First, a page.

First, a lawmaker introduced a bill to keep dispensaries away from “places of worship.” Now another legislator wants to do the same for marijuana growers, said Tulsa marijuana attorney Stephen Cale.
The Bill’s Distance Provisions
State Sen. David Bullard (R-Durant) filed his SB 116, seeking to keep medical marijuana growers at least 1,000 feet from any “place of worship,” Cale said.
If passed into law, it would go into effect Nov. 1, 2023. It also would prohibit growers from being located next to, or at the same physical address as, a place of worship.
Under the bill, the distance would be measured from the nearest property line of the place of worship to the nearest property line of the grower premises, Cale said.
Related Story | Bill Seeks to Distance Dispensaries From Places of Worship
Place of Worship Defined
The bill defines “place of worship” as: “any permanent building, structure, facility, or office space owned, leased, or rented on a full-time basis, and used weekly for worship services, activities, or business of the congregation, which shall include, but not be limited to, churches, temples, synagogues, and mosques.”
But, the bill also states that “a property owned, used, or operated by a place of worship that is not used on a full-time basis for worship, such as any administrative building, office space, or storage facility, shall constitute a place of worship.”
Grandfather Clause Questioned
“The bill has poorly worded language that I think is an attempt to broadly grandfather current licensed growers,” Tulsa marijuana attorney Stephen Cale said. “But I don’t think the language saves those growers. It needs to be revised.”
A grandfather clause is a legislative provision that exempts certain classes of people or things from the requirements of a piece of legislation affecting their previous rights, privileges, or practices. Those exempt from a new law’s requirements are said to be “grandfathered in.”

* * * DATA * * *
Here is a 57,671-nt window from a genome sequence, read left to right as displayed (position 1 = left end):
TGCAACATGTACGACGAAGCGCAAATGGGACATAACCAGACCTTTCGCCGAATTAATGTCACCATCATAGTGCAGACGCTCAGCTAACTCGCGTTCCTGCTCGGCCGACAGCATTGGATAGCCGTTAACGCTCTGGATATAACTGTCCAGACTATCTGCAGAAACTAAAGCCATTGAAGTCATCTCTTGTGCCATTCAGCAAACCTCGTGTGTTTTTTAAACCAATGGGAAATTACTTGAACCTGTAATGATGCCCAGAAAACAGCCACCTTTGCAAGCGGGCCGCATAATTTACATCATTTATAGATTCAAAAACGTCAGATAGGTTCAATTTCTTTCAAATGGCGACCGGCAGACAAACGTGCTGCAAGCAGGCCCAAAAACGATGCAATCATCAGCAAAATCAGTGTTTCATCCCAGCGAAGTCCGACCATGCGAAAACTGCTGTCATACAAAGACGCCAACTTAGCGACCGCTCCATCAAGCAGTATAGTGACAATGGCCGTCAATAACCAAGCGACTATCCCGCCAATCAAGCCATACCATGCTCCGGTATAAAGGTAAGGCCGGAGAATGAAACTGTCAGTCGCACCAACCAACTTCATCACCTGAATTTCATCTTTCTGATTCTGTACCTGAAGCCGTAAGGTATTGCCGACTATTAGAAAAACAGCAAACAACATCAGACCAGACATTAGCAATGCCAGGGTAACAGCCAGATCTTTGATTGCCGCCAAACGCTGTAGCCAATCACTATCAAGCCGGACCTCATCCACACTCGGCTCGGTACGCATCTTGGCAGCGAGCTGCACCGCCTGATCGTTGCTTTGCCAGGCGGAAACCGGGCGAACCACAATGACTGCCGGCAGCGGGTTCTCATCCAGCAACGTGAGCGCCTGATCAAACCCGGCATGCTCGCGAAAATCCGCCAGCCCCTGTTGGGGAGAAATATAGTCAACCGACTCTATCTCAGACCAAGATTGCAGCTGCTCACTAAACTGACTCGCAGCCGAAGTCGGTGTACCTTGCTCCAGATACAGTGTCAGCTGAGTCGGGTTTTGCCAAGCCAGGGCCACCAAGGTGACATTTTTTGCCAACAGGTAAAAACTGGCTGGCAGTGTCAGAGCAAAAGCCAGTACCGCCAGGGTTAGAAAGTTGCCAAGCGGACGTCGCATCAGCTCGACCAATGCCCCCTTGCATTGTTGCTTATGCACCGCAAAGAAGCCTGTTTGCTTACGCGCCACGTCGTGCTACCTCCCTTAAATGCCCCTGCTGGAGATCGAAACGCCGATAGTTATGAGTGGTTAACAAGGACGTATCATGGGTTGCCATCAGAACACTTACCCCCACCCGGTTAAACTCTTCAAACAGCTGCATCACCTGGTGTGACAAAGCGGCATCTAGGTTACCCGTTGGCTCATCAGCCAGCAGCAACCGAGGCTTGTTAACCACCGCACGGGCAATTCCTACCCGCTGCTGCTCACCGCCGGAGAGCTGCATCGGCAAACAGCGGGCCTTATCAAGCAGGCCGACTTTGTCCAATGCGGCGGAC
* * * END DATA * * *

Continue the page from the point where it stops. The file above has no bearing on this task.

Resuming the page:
But, SB 116 does have some language helpful to current licensed growers, Cale said. For example, if passed into law, the legislation would not apply to current growers if a place of worship establishes itself within 1,000 feet of, adjoining to, or at the same address as the grow farm.
2023 Oklahoma Legislative Session
The deadline for introducing bills for the 2023 session is Jan. 19. The Legislative session begins at noon Feb. 6, 2023. See Legislative Calendar.
Working With The Cale Law Office
The Cale Law Office is dedicated to the practice of medical marijuana law and criminal defense. Our mission is to achieve the best possible results for our clients through hard work, attention to detail, and aggressive representation. This is done while maintaining the highest level of professionalism.
We have helped numerous people set up marijuana businesses and acquire their OMMA dispensary, processor, and grower medical marijuana licenses. If you need legal representation in the Oklahoma medical marijuana industry, call the Cale Law Office at 918-277-4800. Or, contact us through the web. Your initial consultation is free.
We also represent people and businesses in OMMA and OBNDD matters.
Tulsa, Oklahoma, medical marijuana attorney Stephen Cale is a Legal Committee member of the National Organization for the Reform of Marijuana Laws (NORML). He also serves on the board of Green Country NORML, a Tulsa chapter of NORML. He also is a member of the Oklahoma Bar Association Cannabis Law Committee.